Thu. Feb 29th, 2024

Yesterday, one of our viewers asked in iCaveAnswers for basically a round up of all we know about the M1X MacBook Pro, and because its off the cuff, I missed a bunch of stuff. So lets make this a full on one stop shop on EVERYTHING you need to know on Apple’s new top of the line Notebooks.

In this video we’ll be covering the Design, Displays and camera, connectivity, audio, M1X performance, battery life, pricing and release date, so get ready, hit like and subscribe and also, thank you to Apple_Tomorrow on Twitter for all the renders!


The 2021 MacBook Pro models are expected to feature flatter faces to its shell, dropping the gradual curve of the display assembly and bottom case in favour of lines more akin to the iPad Pro range and the iPhone 12, giving a clean modern look without changing the overall look of the device. They’ll still be unmistakably MacBooks. It is possible however that the chassis will be thinner on the base and a little thicker on the display assembly in order to accommodate what comes in our next segment.

While the iMac design refresh brought light coloured bezels and a combination of vivid colours and more muted tones, its expected that the MacBook Pro models will retain the more refined colour options that already exist, Space Grey, Silver and possibly a Gold, I’d personally love to see Apple bring the same colour choices as the iPhone Pro lineup, a little more adventurous. Of course, I also worked with Apple Tomorrow on some even more outlandish colour combinations too, and I still think Gold & Black looks hot.

There is of course an outside chance that Apple will bring the iMac’s design language with it’s light grey bezels and white keyboard to the MacBook Pro too, though the consensus right now is that Apple’s Pro devices will get the darker display surrounds as a point of difference. And speaking of displays…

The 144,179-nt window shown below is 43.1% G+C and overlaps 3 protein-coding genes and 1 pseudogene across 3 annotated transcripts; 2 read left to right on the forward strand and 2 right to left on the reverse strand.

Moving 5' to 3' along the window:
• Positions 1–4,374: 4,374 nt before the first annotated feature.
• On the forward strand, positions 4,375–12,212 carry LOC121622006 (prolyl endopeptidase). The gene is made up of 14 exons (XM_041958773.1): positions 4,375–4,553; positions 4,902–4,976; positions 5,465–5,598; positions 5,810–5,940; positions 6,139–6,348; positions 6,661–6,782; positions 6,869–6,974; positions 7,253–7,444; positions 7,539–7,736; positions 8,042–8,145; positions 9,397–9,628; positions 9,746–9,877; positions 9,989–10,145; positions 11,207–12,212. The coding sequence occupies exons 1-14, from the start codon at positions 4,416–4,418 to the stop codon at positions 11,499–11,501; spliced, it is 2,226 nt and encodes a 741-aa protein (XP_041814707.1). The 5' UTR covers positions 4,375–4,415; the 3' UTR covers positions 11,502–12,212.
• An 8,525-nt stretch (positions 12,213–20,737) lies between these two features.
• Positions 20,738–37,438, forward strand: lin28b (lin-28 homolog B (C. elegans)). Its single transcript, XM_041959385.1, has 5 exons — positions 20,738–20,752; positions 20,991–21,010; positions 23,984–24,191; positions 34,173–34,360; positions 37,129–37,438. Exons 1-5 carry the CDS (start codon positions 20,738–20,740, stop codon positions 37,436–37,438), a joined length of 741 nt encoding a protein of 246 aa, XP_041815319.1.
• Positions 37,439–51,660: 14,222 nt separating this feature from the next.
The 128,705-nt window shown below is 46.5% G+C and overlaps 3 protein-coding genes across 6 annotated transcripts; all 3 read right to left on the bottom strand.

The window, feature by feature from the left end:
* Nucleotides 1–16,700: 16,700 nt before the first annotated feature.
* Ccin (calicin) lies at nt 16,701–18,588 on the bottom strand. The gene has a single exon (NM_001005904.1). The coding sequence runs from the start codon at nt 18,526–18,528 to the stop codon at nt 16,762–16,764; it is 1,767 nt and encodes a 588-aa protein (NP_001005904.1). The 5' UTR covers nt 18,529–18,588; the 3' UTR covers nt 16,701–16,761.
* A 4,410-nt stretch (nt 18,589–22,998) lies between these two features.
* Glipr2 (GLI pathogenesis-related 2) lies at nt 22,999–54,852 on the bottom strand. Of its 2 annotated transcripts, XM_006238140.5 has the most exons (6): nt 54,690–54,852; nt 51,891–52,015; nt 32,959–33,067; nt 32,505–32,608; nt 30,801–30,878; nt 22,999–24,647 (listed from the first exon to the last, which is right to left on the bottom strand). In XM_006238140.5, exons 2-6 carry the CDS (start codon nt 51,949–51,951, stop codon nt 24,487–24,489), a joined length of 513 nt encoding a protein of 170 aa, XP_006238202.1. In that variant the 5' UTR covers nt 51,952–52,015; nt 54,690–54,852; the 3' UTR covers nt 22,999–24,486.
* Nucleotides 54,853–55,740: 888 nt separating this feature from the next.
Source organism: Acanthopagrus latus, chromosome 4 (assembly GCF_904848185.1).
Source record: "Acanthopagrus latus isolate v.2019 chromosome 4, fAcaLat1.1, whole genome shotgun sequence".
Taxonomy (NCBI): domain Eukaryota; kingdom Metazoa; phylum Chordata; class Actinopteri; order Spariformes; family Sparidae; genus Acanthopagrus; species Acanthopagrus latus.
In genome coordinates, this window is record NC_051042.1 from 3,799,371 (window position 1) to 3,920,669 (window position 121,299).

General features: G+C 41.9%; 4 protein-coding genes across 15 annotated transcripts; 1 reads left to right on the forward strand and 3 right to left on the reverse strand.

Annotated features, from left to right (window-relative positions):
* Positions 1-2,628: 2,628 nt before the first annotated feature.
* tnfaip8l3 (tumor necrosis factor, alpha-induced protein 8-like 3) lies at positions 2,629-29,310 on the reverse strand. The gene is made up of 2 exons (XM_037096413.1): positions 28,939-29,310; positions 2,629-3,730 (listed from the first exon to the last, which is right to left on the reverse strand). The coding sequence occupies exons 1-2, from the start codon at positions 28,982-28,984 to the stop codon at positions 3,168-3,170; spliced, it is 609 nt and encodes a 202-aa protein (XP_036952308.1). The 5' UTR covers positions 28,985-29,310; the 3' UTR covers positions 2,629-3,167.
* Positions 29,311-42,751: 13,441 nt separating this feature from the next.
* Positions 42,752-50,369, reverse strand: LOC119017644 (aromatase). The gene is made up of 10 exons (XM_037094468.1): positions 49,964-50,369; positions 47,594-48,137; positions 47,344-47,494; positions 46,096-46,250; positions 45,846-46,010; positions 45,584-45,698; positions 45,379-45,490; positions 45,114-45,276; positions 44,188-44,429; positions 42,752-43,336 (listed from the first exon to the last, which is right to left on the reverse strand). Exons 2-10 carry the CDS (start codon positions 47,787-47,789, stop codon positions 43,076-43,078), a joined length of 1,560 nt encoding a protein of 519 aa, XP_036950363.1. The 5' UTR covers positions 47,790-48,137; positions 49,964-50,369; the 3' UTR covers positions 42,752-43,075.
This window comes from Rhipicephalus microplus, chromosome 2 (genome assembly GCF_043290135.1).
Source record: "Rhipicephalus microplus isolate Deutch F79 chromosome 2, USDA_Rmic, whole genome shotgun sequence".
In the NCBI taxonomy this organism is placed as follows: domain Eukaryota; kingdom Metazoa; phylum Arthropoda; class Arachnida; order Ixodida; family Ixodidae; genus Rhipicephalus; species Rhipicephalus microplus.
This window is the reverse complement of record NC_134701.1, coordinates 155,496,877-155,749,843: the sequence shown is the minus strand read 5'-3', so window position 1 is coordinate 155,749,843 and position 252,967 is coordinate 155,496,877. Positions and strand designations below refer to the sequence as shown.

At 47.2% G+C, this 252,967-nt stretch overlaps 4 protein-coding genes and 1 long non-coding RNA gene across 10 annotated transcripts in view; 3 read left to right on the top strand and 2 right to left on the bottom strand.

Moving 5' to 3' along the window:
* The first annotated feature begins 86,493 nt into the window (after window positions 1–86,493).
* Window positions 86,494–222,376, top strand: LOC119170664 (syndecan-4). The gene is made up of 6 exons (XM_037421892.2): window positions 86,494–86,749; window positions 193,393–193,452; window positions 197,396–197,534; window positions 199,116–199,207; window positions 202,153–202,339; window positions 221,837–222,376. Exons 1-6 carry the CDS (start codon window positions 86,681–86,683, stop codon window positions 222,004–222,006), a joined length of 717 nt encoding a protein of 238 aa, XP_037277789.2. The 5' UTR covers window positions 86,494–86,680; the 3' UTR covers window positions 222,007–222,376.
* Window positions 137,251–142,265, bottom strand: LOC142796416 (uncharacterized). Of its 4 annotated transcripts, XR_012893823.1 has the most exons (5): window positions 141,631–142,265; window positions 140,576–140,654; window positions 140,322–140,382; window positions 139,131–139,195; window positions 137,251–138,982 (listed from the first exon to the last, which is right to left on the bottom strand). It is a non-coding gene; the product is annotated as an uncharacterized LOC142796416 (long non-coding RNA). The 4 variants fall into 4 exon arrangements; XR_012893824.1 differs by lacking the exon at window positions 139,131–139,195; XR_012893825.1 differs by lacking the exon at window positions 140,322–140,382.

Displays & Cameras

In terms of displays, Apple is reportedly bringing their MiniLED technology that is currently in the M1 12.9” iPad Pro to the MacBooks, and here in both sizes, 14” and 16”.

The MiniLED display which Apple markets as XDR or eXtreme Dynamic Range gives a 1million to 1 contrast ratio, with the iPad version delivering 1000 nits of full screen brightness and 1600 nits of peak brightness, making the displays more than twice as bright as the previous models.

The MiniLED technology works by splitting the display down into a number of localised dimming zones, in the case of iPad Pro it’s 2500, each made up of 4 LED backlights that allow the display to be fully dim in areas of black, though it can mean some blooming around very small bright sprites on the screen. The displays will also support Apple’s True Tone, P3 wide colour gamut and more, though whether 120Hz variable ProMotion will come to the Mac is unclear.

In terms of cameras though, Apple is expected to up the built in FaceTime camera to a 1080p sensor while also adding even better image signal processing and bringing the new background bokeh effects to the Mac in macOS Monterey.

For some time the built in cameras on Macs have been the butt of jokes at Apple though I have to say I’ve never found them to be too bad, and certainly better than the vast majority of pc laptop cameras. One of the biggest limitations of a front facing laptop camera is the depth available to house the camera, and without the depth for movable lenses for autofocus, so if Apple is able to move some of the bulk of the thickness away from the base and up to the display lid could make sense.


Here we have some huge changes. Right from the first quarter of 2021, we’d been hearing that there would be some new ports. Well, old ones anyway. So first, MagSafe is making a triumphant return, with we assume a direct connection  rather than the current wireless solution. Also coming back, the HDMI port and SD Card reader. The SD card reader is something that basically every YouTube creator angry that it’s not there, even though most have moved on to CF cards now. But still, they want their SD Card readers back. Finally in the cable department there will be about 3 USB-C ports, and a number of these will be Thunderbolt. Not quite sure how many though.


On the Audio side, I think its probably a good shout to assume that the M1X MacBook Pro will be getting some really decent speakers, Studio quality as Apple will call them if they follow their usual naming convention, but I’d also assume that they’ll be able to output Apple’s Spacial audio format to simulate audio sources all around you. Apple uses some kind of witchcraft in general to provide far more bass than their tiny computers should be able to provide in many cases, and I’d assume that these MacBook Pros with their M1X redesign will be able to keep up.